Zach Powers Reviews Patricia Lockwood’s Motherland Fatherland Homelandsexuals

Motherland Fatherland Homelandsexuals Motherland Fatherland Homelandsexuals, by Patricia Lockwood. (Penguin, 2014)

Patricia Lockwood is speaking of lizard vaginas when she writes:

Perhaps someone is uncovering a real one right
now, with a pickaxe a passion and a patience.

But that also seems like an apt description of the process with which she crafts her poems. The act of writing for Lockwood is one of digging deeper into the pop cultural bedrock to find some overlooked artifact of meaning. At the same time, it’s the literal, not the symbolic, aspect of her poetry that makes it stand out. In addition to lizard vaginas, there are gangbanged deer, the Loch Ness monster, and Animorphs (from the popular mid-nineties young adult novels). The source material of her poetry is so far afield from the traditionally beautiful and the recognizably emotional that an unfamiliar reader might have trouble identifying the poetry in it at all.

Motherland Fatherland Homelandsexuals is Lockwood’s second collection of poetry after 2012’s Balloon Pop Outlaw Black. Before that, she earned a reputation for her Twitter account (now with over 50,000 followers), which was written up in both Wired and Huffington Post. Her most popular tweets? Sexts:

Sext: The tip of a genie where it goes into the lamp absolutely KISSES the tip of a tornado where it touches down on Kansas – 16 July 2012

Nobody following her Twitter account would be surprised at the direction that her career as a poet has taken. She can be as crass as she can be profound. The obvious comparison here would be Samuel Beckett, but she transcends Beckett in terms of practicality. Beckett’s absurdity is, after all, an existential genre. While Lockwood’s subjects often veer away from the everyday, she uses these subjects to create the psychological distance necessary to provide a new perspective on our most immediate cultures.

In “Revealing Nature Photographs,” Lockwood writes about pictures straight from the pages of an issue of National Geographic, but uses the language of internet pornography to describe them.

…nature is big into bloodplay,
nature is into extreme age play, nature does wild inter-
racial, nature she wants you to pee in her mouth, nature
is dead and nature is sleeping and still nature is on all fours,
a horse it fucks nature to death up in Oregon, nature is hot
young amateur redheads, the foxes are all in their holes
for the night…

One might feel that this is more show than substance, but that sells Lockwood short. The poem manages, by appropriating the ridiculous terminology of internet pornography, to make a strong argument that this mode of objectification, not just its language, is ridiculous. Yes, the poem shocks, but the shock gets the reader’s attention in a way that the usual vague platitudes would not. A paean to nature might have delivered a beautiful turn of phrase or a memorable image, but it would not offer—to borrow a phrase from the world of marketing—a call to action.

None of this is to say that Lockwood is a poet with a mission. I believe that she writes poems without a social or political agenda. I believe that’s the reason her poems succeed. Poetry with a goal always reads like propaganda to me. Instead, each of the poems in Motherland reveals Lockwood’s own search for understanding on a particular subject. She serves as our tour guide on these searches, and fortunately for us, she’s brilliant and original and often hilarious as she narrates the crevices of her own mind.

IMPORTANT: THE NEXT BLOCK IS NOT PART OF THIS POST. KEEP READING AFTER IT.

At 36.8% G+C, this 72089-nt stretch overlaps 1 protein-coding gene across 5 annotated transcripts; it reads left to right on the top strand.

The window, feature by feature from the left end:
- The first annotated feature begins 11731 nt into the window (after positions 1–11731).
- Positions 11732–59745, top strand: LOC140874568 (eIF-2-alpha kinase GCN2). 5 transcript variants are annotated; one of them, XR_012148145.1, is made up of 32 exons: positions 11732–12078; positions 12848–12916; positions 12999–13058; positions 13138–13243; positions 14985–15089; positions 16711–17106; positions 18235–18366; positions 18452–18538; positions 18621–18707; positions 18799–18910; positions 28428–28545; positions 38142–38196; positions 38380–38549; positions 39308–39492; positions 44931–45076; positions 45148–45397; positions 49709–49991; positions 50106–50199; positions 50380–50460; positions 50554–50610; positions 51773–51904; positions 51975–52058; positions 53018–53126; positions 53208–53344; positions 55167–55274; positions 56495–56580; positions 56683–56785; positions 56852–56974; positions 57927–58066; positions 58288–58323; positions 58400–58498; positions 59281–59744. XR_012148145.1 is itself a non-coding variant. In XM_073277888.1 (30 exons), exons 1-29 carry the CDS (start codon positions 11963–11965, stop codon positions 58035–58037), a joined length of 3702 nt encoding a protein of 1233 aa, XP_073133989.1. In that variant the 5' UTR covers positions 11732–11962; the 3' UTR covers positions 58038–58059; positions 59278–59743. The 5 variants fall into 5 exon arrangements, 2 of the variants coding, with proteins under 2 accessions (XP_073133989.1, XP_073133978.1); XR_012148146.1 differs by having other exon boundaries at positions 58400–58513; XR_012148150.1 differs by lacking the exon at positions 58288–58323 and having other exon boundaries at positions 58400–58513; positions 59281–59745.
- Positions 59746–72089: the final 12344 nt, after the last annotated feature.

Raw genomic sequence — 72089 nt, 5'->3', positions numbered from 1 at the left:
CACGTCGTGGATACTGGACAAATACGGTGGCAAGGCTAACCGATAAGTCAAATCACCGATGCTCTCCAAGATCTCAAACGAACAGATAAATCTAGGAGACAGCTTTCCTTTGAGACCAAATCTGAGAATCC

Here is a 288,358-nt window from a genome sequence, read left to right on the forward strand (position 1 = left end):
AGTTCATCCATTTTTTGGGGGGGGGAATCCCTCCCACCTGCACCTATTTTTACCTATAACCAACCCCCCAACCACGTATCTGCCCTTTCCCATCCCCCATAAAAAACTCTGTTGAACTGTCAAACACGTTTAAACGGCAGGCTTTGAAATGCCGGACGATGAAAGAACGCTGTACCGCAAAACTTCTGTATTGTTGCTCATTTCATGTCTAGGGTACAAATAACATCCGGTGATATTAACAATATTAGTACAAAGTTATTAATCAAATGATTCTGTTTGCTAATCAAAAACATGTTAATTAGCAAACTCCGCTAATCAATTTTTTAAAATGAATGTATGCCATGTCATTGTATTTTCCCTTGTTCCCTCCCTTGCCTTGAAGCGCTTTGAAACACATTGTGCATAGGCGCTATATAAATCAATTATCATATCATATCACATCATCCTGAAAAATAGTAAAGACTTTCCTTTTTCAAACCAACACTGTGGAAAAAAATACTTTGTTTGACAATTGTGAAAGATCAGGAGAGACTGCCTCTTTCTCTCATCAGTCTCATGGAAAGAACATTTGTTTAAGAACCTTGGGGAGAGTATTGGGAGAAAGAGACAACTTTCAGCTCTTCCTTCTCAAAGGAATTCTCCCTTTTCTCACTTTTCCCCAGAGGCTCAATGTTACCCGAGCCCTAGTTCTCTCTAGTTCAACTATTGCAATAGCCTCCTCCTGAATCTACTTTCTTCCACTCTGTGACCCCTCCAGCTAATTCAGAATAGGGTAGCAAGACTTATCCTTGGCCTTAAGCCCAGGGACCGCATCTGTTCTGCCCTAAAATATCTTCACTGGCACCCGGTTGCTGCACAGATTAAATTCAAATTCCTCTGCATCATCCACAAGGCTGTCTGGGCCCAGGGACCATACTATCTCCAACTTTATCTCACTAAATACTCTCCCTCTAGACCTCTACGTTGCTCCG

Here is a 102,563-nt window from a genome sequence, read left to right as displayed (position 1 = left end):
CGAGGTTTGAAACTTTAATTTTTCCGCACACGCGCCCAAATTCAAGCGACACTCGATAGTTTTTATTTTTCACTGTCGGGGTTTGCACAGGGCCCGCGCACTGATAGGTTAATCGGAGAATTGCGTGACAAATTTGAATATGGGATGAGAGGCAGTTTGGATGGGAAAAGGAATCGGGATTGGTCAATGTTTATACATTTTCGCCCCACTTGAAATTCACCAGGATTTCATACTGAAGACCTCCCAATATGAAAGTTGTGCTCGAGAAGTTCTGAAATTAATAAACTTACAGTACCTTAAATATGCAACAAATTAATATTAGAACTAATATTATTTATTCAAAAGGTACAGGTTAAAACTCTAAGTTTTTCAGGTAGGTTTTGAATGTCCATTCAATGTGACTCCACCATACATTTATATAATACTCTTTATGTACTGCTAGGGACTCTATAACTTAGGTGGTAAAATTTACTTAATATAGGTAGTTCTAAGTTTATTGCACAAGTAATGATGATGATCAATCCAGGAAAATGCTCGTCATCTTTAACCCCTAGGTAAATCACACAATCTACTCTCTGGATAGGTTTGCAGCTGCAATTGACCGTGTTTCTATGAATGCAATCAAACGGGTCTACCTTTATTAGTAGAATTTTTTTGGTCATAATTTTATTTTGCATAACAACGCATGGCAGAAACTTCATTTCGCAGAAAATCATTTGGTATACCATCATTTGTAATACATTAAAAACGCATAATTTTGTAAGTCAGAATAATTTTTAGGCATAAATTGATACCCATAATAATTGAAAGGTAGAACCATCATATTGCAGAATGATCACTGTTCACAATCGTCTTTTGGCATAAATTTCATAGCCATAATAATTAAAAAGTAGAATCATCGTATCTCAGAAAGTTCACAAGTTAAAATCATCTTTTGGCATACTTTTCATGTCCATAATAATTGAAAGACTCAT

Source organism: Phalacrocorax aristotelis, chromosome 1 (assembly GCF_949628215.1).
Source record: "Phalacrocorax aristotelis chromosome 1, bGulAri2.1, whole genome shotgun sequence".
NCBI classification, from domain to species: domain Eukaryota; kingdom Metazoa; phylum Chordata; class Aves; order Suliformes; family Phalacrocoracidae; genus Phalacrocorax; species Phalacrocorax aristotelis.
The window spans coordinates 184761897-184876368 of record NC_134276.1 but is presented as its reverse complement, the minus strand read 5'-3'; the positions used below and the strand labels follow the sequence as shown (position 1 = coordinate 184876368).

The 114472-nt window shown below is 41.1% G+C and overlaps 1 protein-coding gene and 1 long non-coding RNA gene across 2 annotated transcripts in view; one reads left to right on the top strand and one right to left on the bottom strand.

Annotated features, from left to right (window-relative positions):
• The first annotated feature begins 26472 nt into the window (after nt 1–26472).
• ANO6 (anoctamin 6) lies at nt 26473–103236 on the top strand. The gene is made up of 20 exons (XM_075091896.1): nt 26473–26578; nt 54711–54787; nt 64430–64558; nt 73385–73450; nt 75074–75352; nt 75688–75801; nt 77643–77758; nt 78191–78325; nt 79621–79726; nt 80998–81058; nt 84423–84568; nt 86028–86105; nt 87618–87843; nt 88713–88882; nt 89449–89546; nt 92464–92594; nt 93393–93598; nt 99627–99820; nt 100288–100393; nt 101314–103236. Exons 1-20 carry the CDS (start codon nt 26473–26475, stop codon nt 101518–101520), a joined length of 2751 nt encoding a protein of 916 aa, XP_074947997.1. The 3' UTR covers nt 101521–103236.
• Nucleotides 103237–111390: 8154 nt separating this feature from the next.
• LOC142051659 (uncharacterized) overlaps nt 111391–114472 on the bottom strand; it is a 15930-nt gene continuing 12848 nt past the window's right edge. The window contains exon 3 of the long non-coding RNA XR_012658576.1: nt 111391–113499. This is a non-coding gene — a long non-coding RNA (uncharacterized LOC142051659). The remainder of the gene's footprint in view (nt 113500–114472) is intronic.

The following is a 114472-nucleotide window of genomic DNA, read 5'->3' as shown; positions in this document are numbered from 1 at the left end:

Unlike Balloon Pop Outlaw Black, which featured three long-form poems interspersed with one-pagers, all the poems in Motherland are of the shorter variety. The longest, “Rape Joke,” is one of the best, most important poems I’ve come across in years. Originally published online by The Awl, it currently has over 100,000 likes on Facebook. It’s as much its reach as its craft that makes this poem great. I could name several other pieces in the book that succeed more in and of themselves, but if art is created in the space between the artifact and its audience, then “Rape Joke” pushes toward the transcendent.

Even when dealing with such a serious subject, Lockwood’s signature humor is present, which, I hope, makes the poem accessible to an audience who would otherwise shut down when faced with a discussion of rape culture.

The rape joke it wore a goatee. A goatee.

Imagine the rape joke looking in the mirror, perfectly reflecting
back itself, and grooming itself to look more like a rape joke.

“Ahhhh,” it thinks. “Yes. A goatee.”

However good it might be, I have to point out that “Rape Joke” is not entirely indicative of what Lockwood is capable of as a poet. More often than not, she dwells in a realm of intense weirdness. It’s this quality of her work that I think has turned off some reviewers, many of whom seem to think of poetry as place of pure reverence. Lockwood reveres little, at least not in the ode-writing sense. It would be incorrect, though, to call her disrespectful. She battles with all the old topics of hunger and love and passion and need—even death, which she manages without a single reference to winter:

When you wake to the fact that you
have a body, you will wake to the fact that not for long.

No, Patricia Lockwood can’t be called serious. The source of her poems is usually small rather than grand. But it’s a mistake to confuse the size of the source with the size of the meaning, or to confuse her willful weirdness with the pejorative “clever.” Hers is a voice that understands something fundamental about a culture trending toward singularity, and she’s wise enough to know that this type of understanding is often best expressed in terms of lizard vaginas and the like.